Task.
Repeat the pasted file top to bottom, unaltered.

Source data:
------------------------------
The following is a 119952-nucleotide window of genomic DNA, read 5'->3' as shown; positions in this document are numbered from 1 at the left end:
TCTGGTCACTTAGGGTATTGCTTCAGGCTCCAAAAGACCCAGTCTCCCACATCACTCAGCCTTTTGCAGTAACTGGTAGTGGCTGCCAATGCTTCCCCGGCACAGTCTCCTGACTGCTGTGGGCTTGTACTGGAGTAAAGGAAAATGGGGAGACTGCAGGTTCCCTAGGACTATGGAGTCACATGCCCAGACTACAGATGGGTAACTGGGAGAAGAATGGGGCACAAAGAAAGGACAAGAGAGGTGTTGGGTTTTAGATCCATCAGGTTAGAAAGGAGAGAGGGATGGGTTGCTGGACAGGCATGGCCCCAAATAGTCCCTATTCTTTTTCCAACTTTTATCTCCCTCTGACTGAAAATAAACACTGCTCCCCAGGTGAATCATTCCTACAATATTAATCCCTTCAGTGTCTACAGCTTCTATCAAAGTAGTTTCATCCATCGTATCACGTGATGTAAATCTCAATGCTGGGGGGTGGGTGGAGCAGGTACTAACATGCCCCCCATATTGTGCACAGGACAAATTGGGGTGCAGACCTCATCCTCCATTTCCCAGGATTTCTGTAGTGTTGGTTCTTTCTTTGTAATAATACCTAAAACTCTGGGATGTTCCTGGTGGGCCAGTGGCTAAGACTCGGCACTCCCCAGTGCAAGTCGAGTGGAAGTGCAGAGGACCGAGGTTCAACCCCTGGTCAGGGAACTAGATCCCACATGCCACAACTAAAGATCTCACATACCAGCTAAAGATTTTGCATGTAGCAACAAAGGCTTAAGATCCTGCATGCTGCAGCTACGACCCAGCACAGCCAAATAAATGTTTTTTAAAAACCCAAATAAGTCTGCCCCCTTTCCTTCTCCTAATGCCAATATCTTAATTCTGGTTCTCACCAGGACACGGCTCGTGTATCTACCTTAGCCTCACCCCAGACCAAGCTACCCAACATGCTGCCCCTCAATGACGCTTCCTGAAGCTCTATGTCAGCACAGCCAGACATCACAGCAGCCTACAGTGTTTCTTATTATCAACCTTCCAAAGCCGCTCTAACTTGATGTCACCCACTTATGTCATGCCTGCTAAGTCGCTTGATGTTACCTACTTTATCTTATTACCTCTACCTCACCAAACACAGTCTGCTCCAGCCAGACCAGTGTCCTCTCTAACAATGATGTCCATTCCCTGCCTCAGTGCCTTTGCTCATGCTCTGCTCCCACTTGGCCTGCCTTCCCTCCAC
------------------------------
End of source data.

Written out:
The following is a 119952-nucleotide window of genomic DNA, read 5'->3' as shown; positions in this document are numbered from 1 at the left end:
TCTGGTCACTTAGGGTATTGCTTCAGGCTCCAAAAGACCCAGTCTCCCACATCACTCAGCCTTTTGCAGTAACTGGTAGTGGCTGCCAATGCTTCCCCGGCACAGTCTCCTGACTGCTGTGGGCTTGTACTGGAGTAAAGGAAAATGGGGAGACTGCAGGTTCCCTAGGACTATGGAGTCACATGCCCAGACTACAGATGGGTAACTGGGAGAAGAATGGGGCACAAAGAAAGGACAAGAGAGGTGTTGGGTTTTAGATCCATCAGGTTAGAAAGGAGAGAGGGATGGGTTGCTGGACAGGCATGGCCCCAAATAGTCCCTATTCTTTTTCCAACTTTTATCTCCCTCTGACTGAAAATAAACACTGCTCCCCAGGTGAATCATTCCTACAATATTAATCCCTTCAGTGTCTACAGCTTCTATCAAAGTAGTTTCATCCATCGTATCACGTGATGTAAATCTCAATGCTGGGGGGTGGGTGGAGCAGGTACTAACATGCCCCCCATATTGTGCACAGGACAAATTGGGGTGCAGACCTCATCCTCCATTTCCCAGGATTTCTGTAGTGTTGGTTCTTTCTTTGTAATAATACCTAAAACTCTGGGATGTTCCTGGTGGGCCAGTGGCTAAGACTCGGCACTCCCCAGTGCAAGTCGAGTGGAAGTGCAGAGGACCGAGGTTCAACCCCTGGTCAGGGAACTAGATCCCACATGCCACAACTAAAGATCTCACATACCAGCTAAAGATTTTGCATGTAGCAACAAAGGCTTAAGATCCTGCATGCTGCAGCTACGACCCAGCACAGCCAAATAAATGTTTTTTAAAAACCCAAATAAGTCTGCCCCCTTTCCTTCTCCTAATGCCAATATCTTAATTCTGGTTCTCACCAGGACACGGCTCGTGTATCTACCTTAGCCTCACCCCAGACCAAGCTACCCAACATGCTGCCCCTCAATGACGCTTCCTGAAGCTCTATGTCAGCACAGCCAGACATCACAGCAGCCTACAGTGTTTCTTATTATCAACCTTCCAAAGCCGCTCTAACTTGATGTCACCCACTTATGTCATGCCTGCTAAGTCGCTTGATGTTACCTACTTTATCTTATTACCTCTACCTCACCAAACACAGTCTGCTCCAGCCAGACCAGTGTCCTCTCTAACAATGATGTCCATTCCCTGCCTCAGTGCCTTTGCTCATGCTCTGCTCCCACTTGGCCTGCCTTCCCTCCAC